Bookstores are filled with detailed guides to the rules of writing mysteries or science fiction or horror. The rules of novel writing are just guidelines for what typically works. Here are several novels that thumb their noses at the rules while creating utterly unique stories.
1. Multiple Choices by Alejandro Zambra
Zambra’s brilliant novel is simple and impossible to describe. The novel is composed entirely of a series of multiple-choice questions based on the Chilean Academic Aptitude Test of Zambra’s childhood. The description hardly captures the emotion, humor, and mystery that Zambra can create out of a gimmick. Multiple Choice contains multitudes. Zambra revels in the joys of language while also pulling surprising feelings from his fictional test questions.
2. Autobiography of Red by Anne Carson
The book blows all those borders up, mixing scholarship, translations of ancient poetry, and prose narrative to create the unique Autobiography of Red. The story is a retelling of the myth of Geryon, one of the monsters that Herakles faced on one of his famous 12 labors. Geryon is reimagined as a modern albeit winged teenager who falls in love with his mythological enemy.
3. The Mezzanine by Nicholson Baker
Most novels cover more time than they take to read. Baker’s joyful 1988 novel takes the opposite approach, covering the time it takes a man to walk across a mezzanine and take an escalator. Instead of anything resembling a plot, Baker dives into the thoughts of his character, from his observations of the objects around him on the escalator to musings about everything from paper towels to life.
4. Woodcutters by Thomas Bernhard
The cranky Austrian writer Thomas Bernhard’s novels are dark and angry. His novels are structured as bitter rants by jaded men, who speak with disgust about the people around them. The narrator sits in a wing chair at a dinner party, mocking the rich artist phonies in the room that are ostensibly his friends. Bernhard’s acerbic narration is biting and hilarious. It is a great example of how anger can be turned into art.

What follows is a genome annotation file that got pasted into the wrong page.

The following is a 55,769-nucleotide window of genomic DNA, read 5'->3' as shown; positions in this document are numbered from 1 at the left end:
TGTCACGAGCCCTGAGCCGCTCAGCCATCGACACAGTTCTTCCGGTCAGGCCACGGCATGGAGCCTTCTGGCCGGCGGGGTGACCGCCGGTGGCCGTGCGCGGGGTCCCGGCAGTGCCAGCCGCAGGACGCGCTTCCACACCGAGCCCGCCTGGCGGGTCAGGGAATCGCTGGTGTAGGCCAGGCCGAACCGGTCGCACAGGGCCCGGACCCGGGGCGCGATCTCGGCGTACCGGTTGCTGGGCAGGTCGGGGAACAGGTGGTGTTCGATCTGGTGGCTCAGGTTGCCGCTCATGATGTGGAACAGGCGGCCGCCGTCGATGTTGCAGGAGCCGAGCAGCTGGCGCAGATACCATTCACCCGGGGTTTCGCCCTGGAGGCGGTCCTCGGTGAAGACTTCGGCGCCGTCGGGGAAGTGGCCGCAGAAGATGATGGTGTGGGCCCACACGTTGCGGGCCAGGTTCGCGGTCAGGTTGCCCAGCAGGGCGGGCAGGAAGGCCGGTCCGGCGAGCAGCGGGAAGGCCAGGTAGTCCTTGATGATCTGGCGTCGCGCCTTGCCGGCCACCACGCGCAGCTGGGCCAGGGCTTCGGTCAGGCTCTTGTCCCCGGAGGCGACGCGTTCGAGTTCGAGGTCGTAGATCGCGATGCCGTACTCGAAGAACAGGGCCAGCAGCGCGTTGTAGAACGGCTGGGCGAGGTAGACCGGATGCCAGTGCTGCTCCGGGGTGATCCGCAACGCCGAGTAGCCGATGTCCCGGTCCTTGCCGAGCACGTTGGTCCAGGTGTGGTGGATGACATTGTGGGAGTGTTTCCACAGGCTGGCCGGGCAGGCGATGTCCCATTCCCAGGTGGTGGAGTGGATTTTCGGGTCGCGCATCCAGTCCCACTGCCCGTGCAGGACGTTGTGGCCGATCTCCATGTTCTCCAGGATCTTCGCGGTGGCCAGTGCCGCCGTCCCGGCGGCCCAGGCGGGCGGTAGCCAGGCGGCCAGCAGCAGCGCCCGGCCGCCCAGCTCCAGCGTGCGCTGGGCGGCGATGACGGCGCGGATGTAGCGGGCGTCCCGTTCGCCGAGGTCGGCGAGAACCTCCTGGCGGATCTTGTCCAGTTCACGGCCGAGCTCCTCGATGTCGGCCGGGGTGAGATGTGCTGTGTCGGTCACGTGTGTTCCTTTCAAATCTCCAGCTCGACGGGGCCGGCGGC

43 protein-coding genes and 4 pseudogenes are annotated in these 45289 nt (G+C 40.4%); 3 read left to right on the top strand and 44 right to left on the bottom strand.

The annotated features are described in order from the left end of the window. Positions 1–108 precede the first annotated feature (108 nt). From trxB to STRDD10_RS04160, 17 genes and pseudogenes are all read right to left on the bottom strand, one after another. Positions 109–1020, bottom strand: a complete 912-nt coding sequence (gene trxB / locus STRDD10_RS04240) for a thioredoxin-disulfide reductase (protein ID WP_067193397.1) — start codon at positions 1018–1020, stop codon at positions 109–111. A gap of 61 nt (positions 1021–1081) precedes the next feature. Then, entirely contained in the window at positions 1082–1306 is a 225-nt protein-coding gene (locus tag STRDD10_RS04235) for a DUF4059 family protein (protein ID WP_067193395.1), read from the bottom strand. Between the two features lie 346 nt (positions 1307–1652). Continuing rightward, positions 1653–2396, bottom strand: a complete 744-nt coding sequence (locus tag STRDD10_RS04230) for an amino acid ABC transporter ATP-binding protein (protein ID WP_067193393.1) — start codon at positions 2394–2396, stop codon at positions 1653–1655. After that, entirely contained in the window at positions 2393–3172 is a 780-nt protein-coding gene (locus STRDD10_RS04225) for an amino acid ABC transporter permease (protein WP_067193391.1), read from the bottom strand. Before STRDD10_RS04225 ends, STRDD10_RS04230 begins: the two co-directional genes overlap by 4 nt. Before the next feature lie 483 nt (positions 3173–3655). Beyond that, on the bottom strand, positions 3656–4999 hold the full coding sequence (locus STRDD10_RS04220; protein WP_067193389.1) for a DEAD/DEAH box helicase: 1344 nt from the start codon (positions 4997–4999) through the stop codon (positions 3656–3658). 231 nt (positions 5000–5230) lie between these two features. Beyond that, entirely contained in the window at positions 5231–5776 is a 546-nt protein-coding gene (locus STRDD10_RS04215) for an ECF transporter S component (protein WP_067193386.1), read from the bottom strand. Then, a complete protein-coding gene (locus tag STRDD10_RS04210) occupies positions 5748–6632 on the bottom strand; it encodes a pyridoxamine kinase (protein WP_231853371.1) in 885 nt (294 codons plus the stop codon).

5. The Vegetarian by Han Kang
The book has won the Man Booker International Prize. It tells the story of a Korean woman, Yeong-hye, who suffers abuse and humiliation from her family after she decides to become a vegetarian. What’s strange about the novel is that we never get the protagonist’s point of view. The novel is told from the perspective of three different unlikable characters who don’t understand Yeong-hye or even really attempt to, as she spirals into darker and darker places.
6. Speedboat by Renata Adler
The novel is a loose collection of fragments and thoughts without much in the way of anything tying them together. Adler is a legitimate genius. The sheer poetry of her prose and the wit of her observations hold the book together. You can read the fragments and vignettes as their little aphorisms, or consider it a reflection of the fractured nature of modern consciousness.